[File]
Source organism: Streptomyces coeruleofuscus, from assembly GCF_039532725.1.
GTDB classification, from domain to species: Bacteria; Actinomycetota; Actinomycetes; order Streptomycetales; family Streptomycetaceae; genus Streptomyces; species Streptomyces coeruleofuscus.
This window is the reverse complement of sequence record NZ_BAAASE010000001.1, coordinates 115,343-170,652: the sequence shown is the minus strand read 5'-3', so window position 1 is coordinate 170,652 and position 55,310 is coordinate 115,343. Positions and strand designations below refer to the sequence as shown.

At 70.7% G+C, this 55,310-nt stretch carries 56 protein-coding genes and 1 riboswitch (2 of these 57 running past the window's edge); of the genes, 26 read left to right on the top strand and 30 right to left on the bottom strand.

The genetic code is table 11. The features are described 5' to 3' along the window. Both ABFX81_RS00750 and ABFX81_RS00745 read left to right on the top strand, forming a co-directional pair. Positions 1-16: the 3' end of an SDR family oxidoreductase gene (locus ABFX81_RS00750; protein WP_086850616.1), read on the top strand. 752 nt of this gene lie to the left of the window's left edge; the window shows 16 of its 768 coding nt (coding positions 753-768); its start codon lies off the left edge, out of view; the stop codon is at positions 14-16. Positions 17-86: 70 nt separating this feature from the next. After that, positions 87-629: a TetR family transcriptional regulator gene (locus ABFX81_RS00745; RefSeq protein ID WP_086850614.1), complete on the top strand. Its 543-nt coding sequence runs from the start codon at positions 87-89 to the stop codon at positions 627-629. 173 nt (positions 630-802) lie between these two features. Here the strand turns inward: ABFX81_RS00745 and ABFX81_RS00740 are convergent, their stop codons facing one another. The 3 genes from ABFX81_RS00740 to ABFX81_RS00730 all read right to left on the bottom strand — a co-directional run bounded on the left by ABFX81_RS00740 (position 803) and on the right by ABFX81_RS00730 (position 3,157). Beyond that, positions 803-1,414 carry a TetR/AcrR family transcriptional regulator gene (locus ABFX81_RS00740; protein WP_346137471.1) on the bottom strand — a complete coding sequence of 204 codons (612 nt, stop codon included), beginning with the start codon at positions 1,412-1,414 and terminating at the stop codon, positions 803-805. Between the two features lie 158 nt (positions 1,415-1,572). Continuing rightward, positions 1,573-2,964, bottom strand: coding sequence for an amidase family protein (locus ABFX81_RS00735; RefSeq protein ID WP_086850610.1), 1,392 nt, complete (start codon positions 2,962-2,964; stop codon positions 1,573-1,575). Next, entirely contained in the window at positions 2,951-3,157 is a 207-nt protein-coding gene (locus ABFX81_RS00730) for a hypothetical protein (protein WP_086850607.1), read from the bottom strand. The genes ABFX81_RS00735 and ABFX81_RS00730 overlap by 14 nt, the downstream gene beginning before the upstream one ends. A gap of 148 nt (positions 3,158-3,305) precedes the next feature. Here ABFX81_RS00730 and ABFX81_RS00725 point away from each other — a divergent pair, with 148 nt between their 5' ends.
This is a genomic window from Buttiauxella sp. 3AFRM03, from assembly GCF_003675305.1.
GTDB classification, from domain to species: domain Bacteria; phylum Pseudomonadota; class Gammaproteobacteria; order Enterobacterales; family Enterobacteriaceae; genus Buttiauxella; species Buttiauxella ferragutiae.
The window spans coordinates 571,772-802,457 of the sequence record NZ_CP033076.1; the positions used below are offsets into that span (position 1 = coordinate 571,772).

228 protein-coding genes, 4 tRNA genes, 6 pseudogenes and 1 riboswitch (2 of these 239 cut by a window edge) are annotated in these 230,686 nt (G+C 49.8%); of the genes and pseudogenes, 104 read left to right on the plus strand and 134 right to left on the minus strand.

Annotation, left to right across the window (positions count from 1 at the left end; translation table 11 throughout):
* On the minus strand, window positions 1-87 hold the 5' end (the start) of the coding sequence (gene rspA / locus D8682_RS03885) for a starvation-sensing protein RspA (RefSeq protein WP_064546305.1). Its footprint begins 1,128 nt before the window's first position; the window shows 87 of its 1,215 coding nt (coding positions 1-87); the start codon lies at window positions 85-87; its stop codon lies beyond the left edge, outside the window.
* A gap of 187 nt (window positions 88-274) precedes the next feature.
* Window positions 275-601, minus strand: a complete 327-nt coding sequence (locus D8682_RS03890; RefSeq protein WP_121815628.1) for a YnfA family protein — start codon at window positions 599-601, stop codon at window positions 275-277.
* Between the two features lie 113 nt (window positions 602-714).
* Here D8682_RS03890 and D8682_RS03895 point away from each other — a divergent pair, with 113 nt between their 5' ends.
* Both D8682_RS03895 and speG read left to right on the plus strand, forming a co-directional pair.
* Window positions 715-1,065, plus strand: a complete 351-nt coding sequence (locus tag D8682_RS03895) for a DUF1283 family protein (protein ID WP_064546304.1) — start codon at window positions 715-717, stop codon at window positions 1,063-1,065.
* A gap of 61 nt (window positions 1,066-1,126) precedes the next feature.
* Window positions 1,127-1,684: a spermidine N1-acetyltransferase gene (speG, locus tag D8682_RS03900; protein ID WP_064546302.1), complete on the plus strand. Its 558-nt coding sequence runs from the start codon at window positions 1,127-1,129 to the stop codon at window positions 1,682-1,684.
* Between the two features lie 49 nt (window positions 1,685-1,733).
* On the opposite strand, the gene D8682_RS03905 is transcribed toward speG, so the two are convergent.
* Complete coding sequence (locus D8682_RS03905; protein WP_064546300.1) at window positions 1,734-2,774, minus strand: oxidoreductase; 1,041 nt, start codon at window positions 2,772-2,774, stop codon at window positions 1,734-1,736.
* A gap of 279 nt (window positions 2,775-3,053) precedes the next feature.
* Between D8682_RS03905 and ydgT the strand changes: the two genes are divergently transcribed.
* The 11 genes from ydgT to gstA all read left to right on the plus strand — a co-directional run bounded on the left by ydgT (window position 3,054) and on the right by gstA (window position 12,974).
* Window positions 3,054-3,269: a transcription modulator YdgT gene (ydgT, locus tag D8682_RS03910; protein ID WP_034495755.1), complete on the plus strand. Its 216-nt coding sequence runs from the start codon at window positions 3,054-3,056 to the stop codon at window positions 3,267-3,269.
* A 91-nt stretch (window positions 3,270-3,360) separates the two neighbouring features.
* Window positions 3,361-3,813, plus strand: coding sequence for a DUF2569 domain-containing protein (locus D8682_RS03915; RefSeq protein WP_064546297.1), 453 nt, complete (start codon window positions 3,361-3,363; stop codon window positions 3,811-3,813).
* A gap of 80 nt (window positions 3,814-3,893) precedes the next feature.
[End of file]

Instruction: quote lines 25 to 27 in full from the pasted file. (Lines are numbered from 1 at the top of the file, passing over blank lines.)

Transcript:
* The 11 genes from ydgT to gstA all read left to right on the plus strand — a co-directional run bounded on the left by ydgT (window position 3,054) and on the right by gstA (window position 12,974).
* Window positions 3,054-3,269: a transcription modulator YdgT gene (ydgT, locus tag D8682_RS03910; protein ID WP_034495755.1), complete on the plus strand. Its 216-nt coding sequence runs from the start codon at window positions 3,054-3,056 to the stop codon at window positions 3,267-3,269.
* A 91-nt stretch (window positions 3,270-3,360) separates the two neighbouring features.